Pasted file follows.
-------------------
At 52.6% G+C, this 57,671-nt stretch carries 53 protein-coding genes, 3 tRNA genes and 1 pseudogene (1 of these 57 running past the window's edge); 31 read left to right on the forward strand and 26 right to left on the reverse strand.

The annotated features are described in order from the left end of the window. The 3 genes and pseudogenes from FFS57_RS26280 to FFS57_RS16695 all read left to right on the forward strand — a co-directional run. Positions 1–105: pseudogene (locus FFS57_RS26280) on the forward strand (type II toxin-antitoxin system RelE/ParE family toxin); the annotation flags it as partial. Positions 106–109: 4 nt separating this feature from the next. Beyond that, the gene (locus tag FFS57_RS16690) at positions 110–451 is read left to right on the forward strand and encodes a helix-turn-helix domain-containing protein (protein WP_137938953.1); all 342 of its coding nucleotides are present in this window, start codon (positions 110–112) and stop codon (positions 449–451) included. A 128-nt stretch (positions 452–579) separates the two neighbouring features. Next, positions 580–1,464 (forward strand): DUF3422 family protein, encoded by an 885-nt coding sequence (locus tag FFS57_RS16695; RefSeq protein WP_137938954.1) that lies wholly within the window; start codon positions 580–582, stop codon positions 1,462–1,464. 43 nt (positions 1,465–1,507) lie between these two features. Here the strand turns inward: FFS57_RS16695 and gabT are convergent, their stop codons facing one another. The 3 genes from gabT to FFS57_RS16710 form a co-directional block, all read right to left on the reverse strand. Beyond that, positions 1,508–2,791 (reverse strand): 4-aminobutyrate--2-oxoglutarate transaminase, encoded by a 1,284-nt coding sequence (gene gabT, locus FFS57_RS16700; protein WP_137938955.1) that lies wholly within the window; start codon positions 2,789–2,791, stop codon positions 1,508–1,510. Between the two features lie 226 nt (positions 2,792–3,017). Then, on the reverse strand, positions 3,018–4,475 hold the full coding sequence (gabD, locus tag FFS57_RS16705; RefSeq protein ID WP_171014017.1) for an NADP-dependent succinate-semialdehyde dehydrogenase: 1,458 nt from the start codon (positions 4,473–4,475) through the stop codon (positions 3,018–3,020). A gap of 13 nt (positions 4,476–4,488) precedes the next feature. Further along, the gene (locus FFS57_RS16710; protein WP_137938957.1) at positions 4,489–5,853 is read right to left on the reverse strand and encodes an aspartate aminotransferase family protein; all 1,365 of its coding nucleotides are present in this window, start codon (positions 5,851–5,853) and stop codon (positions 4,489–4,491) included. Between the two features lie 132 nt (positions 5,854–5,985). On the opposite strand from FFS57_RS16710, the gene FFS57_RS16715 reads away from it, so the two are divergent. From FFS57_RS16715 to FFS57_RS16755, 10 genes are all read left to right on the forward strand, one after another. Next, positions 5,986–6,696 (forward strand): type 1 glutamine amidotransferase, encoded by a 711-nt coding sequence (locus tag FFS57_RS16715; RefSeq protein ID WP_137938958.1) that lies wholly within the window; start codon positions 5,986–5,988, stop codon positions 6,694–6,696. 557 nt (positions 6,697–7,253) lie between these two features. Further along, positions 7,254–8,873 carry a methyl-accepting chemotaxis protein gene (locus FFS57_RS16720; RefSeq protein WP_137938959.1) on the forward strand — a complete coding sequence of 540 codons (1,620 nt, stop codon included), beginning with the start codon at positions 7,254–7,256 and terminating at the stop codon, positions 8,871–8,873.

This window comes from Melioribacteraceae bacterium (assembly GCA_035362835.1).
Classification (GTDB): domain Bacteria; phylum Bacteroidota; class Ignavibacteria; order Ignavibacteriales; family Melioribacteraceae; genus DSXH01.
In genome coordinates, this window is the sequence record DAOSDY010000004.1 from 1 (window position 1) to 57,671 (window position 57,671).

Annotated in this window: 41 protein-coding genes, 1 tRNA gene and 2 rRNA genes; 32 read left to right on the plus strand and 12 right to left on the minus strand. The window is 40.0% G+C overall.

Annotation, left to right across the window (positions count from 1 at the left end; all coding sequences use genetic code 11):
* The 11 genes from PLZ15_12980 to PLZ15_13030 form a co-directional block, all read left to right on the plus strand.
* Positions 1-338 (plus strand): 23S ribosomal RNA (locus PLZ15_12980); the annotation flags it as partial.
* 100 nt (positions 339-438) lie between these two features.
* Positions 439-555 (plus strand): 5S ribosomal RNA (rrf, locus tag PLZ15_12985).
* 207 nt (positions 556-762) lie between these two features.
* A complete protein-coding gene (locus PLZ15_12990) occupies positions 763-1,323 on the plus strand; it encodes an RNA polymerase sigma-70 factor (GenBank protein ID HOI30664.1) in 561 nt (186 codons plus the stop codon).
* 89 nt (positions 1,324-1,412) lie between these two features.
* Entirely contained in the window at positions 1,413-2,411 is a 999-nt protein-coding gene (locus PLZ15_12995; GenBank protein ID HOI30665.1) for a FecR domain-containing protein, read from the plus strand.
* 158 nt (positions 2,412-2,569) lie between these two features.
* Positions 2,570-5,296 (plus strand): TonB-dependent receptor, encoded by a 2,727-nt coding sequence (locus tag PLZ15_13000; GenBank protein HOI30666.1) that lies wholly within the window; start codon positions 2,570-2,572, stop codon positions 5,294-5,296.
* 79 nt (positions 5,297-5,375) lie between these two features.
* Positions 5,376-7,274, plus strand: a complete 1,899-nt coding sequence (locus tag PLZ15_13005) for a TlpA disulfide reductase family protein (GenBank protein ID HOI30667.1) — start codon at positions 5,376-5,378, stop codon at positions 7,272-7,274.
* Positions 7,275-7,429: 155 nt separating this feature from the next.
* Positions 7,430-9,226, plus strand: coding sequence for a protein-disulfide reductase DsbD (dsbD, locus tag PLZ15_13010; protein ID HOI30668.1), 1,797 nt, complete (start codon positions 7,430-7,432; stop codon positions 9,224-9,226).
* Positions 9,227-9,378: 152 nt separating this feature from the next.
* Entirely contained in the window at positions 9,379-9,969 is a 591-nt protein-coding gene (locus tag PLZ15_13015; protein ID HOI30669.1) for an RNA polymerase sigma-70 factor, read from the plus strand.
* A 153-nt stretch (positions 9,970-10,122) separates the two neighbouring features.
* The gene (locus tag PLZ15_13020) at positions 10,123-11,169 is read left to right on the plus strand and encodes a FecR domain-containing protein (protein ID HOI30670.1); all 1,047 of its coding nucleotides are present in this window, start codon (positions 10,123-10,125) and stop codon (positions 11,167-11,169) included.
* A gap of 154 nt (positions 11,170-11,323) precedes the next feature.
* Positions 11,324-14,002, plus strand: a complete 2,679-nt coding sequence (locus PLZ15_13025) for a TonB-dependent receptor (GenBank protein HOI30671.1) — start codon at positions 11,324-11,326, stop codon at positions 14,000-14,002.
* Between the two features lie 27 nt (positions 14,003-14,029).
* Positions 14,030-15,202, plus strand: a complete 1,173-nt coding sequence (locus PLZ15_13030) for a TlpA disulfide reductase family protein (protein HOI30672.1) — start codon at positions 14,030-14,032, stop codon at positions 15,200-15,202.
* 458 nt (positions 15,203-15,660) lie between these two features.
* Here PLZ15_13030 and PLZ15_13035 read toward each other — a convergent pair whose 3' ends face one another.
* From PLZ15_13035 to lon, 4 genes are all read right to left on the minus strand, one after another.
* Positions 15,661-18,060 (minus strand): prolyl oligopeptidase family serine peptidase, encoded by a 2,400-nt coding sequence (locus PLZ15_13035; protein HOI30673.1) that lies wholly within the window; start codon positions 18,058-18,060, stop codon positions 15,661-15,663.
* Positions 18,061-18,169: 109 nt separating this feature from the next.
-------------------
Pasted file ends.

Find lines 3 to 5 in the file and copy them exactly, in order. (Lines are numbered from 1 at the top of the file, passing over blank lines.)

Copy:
This window comes from Melioribacteraceae bacterium (assembly GCA_035362835.1).
Classification (GTDB): domain Bacteria; phylum Bacteroidota; class Ignavibacteria; order Ignavibacteriales; family Melioribacteraceae; genus DSXH01.
In genome coordinates, this window is the sequence record DAOSDY010000004.1 from 1 (window position 1) to 57,671 (window position 57,671).